Back on September 11, 2012, I suggested to readers of my newsletter "Brush Up on Stocks" that it was a good time to go negative on Apple (NASDAQ:AAPL) stock. It traded at a split adjusted $90 at the time. Within seven months it was down by more than 35%, to trade well below $60.
My core thesis back then, as it is now, is that Apple was largely a personality-driven company under the genius of Steve Jobs.
Now Jobs is gone, and so is the company's future.
I know this is sacrilege for hard-core Apple fans, and I know Apple still has a lineup of great product franchises in the iPhone, the MacBook, and the iPad, among others. But all of those were major product breakthroughs spawned by the genius and force of personality of Steve Jobs.
With no disrespect to the current team in place, many of whom Jobs hired and mentored, I don't believe that Apple has the same potential for revolutionary product breakthroughs going forward.
If you doubt me, and I am sure many people do, then please consider the following color on this theme, one of seven reasons to sell Apple stock now.
1. Apple's hits were ideas that came from Jobs.
I challenge anyone to read the biography Steve Jobs
by Walter Isaacson, if somehow you have not already, and try to come away with the conclusion that Apple was not mostly a personality-driven company.
Try to conclude that Apple's stream of hits was not largely due to Steve Jobs' obsession to create what he perceived to be perfect products.
My favorite anecdote demonstrating this involves the selection of the color of an early version of an Apple computer. The supplier for Apple II parts offered over 2,000 shades of beige for the casing. But none of them was good enough. Jobs asked for more.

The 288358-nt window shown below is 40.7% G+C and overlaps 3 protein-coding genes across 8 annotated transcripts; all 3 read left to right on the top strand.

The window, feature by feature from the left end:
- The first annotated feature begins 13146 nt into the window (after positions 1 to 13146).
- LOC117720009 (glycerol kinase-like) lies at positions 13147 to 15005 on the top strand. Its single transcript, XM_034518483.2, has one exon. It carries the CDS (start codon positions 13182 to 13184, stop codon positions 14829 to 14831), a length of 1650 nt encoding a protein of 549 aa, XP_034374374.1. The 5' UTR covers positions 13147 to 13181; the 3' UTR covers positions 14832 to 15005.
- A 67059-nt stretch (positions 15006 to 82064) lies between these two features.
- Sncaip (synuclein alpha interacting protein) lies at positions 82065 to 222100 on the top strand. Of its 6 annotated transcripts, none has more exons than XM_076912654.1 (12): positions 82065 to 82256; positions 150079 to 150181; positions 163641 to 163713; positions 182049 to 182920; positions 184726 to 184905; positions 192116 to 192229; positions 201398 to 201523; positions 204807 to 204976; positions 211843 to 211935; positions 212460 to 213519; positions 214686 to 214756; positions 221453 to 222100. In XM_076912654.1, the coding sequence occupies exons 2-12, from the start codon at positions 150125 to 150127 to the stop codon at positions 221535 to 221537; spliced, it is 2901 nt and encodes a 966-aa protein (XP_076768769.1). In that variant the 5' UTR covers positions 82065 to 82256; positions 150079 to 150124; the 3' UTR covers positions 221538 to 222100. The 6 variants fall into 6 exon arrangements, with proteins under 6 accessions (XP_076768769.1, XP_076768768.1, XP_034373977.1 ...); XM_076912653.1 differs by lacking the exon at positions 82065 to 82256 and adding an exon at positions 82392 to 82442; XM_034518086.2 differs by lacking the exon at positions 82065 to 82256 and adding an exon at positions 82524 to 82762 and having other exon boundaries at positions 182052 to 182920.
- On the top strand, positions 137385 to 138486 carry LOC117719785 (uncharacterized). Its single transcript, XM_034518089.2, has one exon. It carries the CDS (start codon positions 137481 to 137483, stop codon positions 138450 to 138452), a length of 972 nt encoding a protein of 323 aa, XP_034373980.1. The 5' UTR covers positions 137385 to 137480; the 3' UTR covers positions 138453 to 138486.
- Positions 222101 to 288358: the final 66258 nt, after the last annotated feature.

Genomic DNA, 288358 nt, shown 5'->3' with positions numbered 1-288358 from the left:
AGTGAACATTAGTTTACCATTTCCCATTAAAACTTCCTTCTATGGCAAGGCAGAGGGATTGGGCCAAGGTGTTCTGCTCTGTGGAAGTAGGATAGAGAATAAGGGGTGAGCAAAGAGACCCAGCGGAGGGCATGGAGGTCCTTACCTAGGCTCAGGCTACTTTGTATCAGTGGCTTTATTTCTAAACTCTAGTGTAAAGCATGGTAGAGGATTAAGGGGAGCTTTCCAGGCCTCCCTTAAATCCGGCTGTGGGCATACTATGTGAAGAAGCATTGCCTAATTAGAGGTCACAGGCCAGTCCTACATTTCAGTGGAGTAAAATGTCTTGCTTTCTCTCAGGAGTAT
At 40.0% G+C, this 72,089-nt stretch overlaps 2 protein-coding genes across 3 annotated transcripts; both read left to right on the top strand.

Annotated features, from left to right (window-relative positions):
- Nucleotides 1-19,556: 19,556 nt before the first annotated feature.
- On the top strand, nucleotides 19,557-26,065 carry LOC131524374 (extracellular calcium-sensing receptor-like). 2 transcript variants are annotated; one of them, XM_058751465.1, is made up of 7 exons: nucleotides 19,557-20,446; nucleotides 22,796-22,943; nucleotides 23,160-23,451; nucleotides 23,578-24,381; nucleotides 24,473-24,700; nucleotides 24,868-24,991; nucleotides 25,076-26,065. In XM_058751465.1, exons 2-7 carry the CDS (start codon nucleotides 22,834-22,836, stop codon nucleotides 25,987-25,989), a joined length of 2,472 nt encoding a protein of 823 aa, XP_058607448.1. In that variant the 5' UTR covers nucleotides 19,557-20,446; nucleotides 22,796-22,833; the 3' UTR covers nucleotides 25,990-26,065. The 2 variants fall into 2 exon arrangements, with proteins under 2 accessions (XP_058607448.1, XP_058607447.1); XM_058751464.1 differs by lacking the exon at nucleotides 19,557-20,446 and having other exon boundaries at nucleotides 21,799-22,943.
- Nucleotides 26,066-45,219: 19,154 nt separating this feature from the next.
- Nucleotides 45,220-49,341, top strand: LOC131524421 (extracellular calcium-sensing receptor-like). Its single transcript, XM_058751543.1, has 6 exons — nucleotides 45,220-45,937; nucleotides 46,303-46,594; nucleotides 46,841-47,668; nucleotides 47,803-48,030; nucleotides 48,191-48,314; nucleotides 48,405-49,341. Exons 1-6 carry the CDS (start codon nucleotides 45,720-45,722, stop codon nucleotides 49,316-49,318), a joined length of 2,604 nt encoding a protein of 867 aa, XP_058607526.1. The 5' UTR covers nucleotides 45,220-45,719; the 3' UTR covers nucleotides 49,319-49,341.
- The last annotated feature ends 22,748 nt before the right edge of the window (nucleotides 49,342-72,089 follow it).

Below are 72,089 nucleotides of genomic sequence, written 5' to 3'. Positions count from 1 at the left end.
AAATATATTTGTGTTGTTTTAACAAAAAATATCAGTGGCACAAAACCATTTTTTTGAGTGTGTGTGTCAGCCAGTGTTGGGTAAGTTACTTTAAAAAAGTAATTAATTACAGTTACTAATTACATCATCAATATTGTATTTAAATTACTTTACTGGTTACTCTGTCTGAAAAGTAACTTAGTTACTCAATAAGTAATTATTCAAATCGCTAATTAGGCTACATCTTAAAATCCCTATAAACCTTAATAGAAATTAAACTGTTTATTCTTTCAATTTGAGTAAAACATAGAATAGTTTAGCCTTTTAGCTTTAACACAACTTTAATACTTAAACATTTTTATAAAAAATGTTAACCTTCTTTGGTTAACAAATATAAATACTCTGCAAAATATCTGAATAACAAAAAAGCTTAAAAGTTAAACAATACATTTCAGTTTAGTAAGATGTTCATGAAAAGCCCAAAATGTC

I wasn't even aware that there were so many shades of beige, let alone that there could be even more. The president at the time, Mike Scott, put his foot down and said, Steve, just select one.
2. We've already seen what happens to Apple when Jobs is not in charge.
Larry Ellison, CEO of Oracle
(NYSE:ORCL) and a close friend of Jobs who spent considerable time with him on the long brainstorming walks that Jobs liked as a preferred form of meeting, has the same opinion as me. To my surprise, he stated so quite clearly in an interview
with Charlie Rose.
Ellison pointed out Apple stock has a history of being strong while Jobs was at the company, and weak when he was not. "We saw...we conducted the experiment. I mean, it's been done." said Ellison. It's rare that CEOs so openly disrespect another company. Of course, Apple stock has risen a lot since he made this pronouncement. But I believe his point is still valid.
3. When Cook arrived at Apple, he left an inventory-control position at a company not known for innovation.
The current CEO Tim Cook might not be a great innovator, but he no doubt learned a lot from Jobs. At the same time, it's hard not to think he was selected as chief operating officer at Apple precisely because he had an operational background.
So he might not be naturally disruptive and visionary as a thinker, qualities required for the kind of revolutionary product development which Jobs was good at -- and which Apple needs for its stock to go higher. Cook came to Apple from a background in procurement and inventory management at Compaq